Peaches can be eaten raw, cooked, or dried. They work well in fruit salads and desserts. Unripe peaches are also used externally to treat watery eyes, gout, and headaches. Peaches are grown primarily in China, Spain, and Italy.
From Wikipedia: “The peach (Prunus persica) is a deciduous tree native to the region of Northwest China between the Tarim Basin and the north slopes of the Kunlun Shan mountains, where it was first domesticated and cultivated. It bears an edible juicy fruit called a peach or a nectarine. ...
Peach and nectarines are the same species, even though they are regarded commercially as different fruits. In contrast to peaches, whose fruits present the characteristic fuzz on the skin, nectarines are characterized by the absence of fruit-skin trichomes (fuzz-less fruit); genetic studies suggest nectarines are produced due to a recessive allele, whereas peaches are produced from a dominant allele for fuzzy skin.”
“A 100-gram peach consists of up to 87 % water and 0.1 % fat. Peaches contain the minerals potassium, calcium, and magnesium as well as a considerable amount of vitamin C.*”
“The large marjority of peaches grown are marketed and sold as fresh fruit. Peach halves or wedges are one of the common types of canned fruit sold. The pits are ground and used to make persipan and flavor liquors.
There are also some descriptions of the medicinal uses of peaches. For example, Hildegard von Bingen recommended that the immature fruit, including the pits, leaves, roots, resin, and skin, be used externally to treat watery eyes, headaches, and gout. In large amounts, the seeds can be toxic as they contain 6.5 % hydrocyanic acid, which is the product of decomposed amygdalin. The leaves contain a related type of hydrocyanic acid glycoside.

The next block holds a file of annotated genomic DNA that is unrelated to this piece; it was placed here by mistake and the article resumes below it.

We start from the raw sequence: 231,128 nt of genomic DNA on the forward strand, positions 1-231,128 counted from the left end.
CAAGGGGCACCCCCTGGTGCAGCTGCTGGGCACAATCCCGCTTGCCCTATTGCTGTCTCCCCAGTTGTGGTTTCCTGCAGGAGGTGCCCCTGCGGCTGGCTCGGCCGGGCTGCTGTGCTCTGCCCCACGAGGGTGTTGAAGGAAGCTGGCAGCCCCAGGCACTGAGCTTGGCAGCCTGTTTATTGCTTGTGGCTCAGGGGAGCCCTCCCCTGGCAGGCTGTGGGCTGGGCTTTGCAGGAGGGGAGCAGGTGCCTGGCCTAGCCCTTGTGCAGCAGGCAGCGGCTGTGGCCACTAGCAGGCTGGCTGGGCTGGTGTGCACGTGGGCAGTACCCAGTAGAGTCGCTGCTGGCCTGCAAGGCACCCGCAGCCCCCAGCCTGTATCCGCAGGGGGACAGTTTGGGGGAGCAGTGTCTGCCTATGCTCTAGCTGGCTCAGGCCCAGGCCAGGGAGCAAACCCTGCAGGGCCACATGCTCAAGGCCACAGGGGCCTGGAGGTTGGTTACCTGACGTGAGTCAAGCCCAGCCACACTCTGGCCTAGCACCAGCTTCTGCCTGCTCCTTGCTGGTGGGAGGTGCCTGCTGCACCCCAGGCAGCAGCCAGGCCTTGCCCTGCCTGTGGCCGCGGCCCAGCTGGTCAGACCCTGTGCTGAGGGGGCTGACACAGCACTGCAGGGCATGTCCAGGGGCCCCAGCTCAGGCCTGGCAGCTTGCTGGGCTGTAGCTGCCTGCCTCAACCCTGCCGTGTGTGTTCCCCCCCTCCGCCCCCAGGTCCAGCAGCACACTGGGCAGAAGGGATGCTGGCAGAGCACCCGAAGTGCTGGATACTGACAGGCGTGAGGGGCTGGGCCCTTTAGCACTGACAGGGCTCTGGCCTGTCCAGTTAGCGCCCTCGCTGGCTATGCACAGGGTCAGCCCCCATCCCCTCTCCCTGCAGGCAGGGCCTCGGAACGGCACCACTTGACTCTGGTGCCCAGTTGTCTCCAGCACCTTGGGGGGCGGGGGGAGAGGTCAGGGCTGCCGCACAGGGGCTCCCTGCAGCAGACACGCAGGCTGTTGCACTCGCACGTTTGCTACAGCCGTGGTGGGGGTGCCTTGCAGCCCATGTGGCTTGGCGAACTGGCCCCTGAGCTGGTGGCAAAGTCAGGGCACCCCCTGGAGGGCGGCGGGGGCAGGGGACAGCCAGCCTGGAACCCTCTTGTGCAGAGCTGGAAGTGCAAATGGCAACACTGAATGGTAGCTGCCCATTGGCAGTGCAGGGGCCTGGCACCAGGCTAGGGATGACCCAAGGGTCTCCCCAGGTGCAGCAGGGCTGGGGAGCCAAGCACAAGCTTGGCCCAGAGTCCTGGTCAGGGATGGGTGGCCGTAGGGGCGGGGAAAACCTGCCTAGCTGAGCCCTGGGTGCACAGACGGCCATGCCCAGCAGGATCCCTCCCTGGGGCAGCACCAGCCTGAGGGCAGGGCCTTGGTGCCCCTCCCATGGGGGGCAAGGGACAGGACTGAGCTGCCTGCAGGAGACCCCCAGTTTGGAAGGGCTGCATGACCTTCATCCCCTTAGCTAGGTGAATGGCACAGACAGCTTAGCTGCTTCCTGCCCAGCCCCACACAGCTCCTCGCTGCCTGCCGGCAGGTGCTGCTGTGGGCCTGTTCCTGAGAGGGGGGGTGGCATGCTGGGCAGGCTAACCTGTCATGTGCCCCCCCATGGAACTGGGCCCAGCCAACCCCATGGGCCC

In some regions, the sticky juice was used as glue before synthetic glue was readily available.*”
“Peaches and nectarines are best stored at temperatures of 0°C (32°F) and high humidity. They are highly perishable, and typically consumed or canned within two weeks of harvest. Peaches are climacteric fruits and continue to ripen after being picked from the tree.”
“In 2013, China produced 55% of the world total of 21.6 million tonnes, with four other countries producing at least 0.7 million tonnes (table, including nectarines).
In the United States, the three largest-producing states were California, South Carolina and Georgia. The U.S. state of Georgia is known as the "Peach State" due to its significant production of peaches as early as 1571, with exports to other states occurring around 1858.”
“Hundreds of peach and nectarine cultivars are known. These are classified into two categories—the freestones and the clingstones. Freestones are those whose flesh separates readily from the pit. Clingstones are those whose flesh clings tightly to the pit. Some cultivars are partially freestone and clingstone, so are called semifree. Freestone types are preferred for eating fresh, while clingstone types are for canning. The fruit flesh may be creamy white to deep yellow; the hue and shade of the color depends on the cultivar. ...
The variety P. persica var. nucipersica (or var. nectarina), commonly called nectarine, has a smooth skin. It is on occasion referred to as a "shaved peach" or "fuzzless peach", due to its lack of fuzz or short hairs. Though fuzzy peaches and nectarines are regarded commercially as different fruits, with nectarines often erroneously believed to be a crossbreed between peaches and plums, or a "peach with a plum skin", nectarines belong to the same species as peaches.”
“Peach kernels (桃仁 táo rén) are a common ingredient used in traditional Chinese medicine to dispel blood stasis, counter inflammation and reduce allergies.”
Note (italics): * = Translation from a German Wikipedia entry